Boudicca and her followers made sacrifices of some of these people to the gods. Were the gods pleased? who knows. The following events don’t seem to suggest as much.

 

While Boudicca and her allies were slaughtering and burning, Suetonius was busy. He regrouped his army and he called on his own force, the Legio XIV Gemina, and some vexillationes from the XX Valeria Victrix. Although the Legio II Augusta di not come to Suetonius’s call, nevertheless he managed to amass around ten thousand men. Then they marched to meet our army.

Suetonius took a stand somewhere along Watling Street, in a small valley with a wood behind him. He was still heavily outnumberd by Boudicca’s forces, though. Our army, I was told, numbered about 230,000.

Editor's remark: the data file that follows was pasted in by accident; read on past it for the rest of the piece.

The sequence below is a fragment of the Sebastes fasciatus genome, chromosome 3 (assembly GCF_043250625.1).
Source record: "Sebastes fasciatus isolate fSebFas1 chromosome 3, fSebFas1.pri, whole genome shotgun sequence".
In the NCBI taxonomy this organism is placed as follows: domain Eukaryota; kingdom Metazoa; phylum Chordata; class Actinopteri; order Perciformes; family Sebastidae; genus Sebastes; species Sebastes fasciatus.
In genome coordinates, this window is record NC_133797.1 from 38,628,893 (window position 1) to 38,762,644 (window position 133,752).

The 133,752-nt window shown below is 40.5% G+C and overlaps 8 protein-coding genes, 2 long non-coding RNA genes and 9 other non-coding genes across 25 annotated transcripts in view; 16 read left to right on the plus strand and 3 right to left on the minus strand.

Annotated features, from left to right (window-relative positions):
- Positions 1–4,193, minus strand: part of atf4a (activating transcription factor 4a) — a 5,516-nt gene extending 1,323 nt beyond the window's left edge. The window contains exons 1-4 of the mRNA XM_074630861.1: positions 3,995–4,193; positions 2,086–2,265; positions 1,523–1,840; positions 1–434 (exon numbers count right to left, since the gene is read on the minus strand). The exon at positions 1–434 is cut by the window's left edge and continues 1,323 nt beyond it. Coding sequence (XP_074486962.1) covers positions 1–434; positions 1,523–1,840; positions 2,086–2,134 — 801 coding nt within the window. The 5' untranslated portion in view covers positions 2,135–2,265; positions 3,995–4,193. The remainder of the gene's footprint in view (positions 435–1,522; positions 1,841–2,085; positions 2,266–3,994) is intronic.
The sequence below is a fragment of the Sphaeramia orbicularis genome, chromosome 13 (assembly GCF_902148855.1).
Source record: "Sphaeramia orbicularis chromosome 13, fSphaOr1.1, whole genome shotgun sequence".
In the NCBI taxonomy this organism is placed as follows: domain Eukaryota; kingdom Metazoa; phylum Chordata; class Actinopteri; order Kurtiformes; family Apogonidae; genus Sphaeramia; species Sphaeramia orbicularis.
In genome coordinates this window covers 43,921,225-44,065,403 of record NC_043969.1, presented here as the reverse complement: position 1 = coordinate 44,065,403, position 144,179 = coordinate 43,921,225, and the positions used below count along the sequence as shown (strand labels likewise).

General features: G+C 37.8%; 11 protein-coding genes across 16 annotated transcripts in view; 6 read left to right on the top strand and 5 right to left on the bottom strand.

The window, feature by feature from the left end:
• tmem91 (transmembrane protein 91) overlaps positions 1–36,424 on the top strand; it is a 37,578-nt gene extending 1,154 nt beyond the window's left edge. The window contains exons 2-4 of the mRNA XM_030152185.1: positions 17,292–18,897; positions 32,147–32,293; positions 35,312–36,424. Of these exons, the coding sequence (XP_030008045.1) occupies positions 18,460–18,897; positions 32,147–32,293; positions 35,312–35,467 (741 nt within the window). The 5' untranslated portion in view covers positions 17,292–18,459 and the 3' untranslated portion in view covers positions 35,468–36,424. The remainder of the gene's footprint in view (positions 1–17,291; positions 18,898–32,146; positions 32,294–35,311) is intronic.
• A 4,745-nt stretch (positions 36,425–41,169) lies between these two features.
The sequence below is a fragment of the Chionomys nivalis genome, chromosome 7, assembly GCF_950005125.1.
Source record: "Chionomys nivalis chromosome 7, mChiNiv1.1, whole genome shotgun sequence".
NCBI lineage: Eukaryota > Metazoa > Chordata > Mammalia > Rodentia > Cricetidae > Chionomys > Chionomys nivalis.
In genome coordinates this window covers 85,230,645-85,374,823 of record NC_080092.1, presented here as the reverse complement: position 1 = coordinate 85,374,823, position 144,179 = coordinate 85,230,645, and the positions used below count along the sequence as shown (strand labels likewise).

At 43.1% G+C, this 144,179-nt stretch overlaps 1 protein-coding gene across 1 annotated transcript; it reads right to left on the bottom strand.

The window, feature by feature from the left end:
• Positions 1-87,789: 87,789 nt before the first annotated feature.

Boudicca made a speech from her chariot and fired up her army. She pointed out that the gods were with them because they had already routed one legion, She did not, of course, mention that it was not the full legion.

Well, a number of things were against our army that day. The terrain was narrow, being in a valley, and so we could not put any more men forward at a time than the Romans could. Then, in that valley, our chariots proved to be not very manoeverable.

At first, when we attacked, the Romans threw heavy pila at us. These were a kind of javelin, and they killed thousands of our men, rushing forward to engage battle.

Then they formed a wedge and forced our men back. They were highly disciplined, and our troops were not. We fought as every man for himself and all rushed forward as individuals, with no thought for co-operation with each other.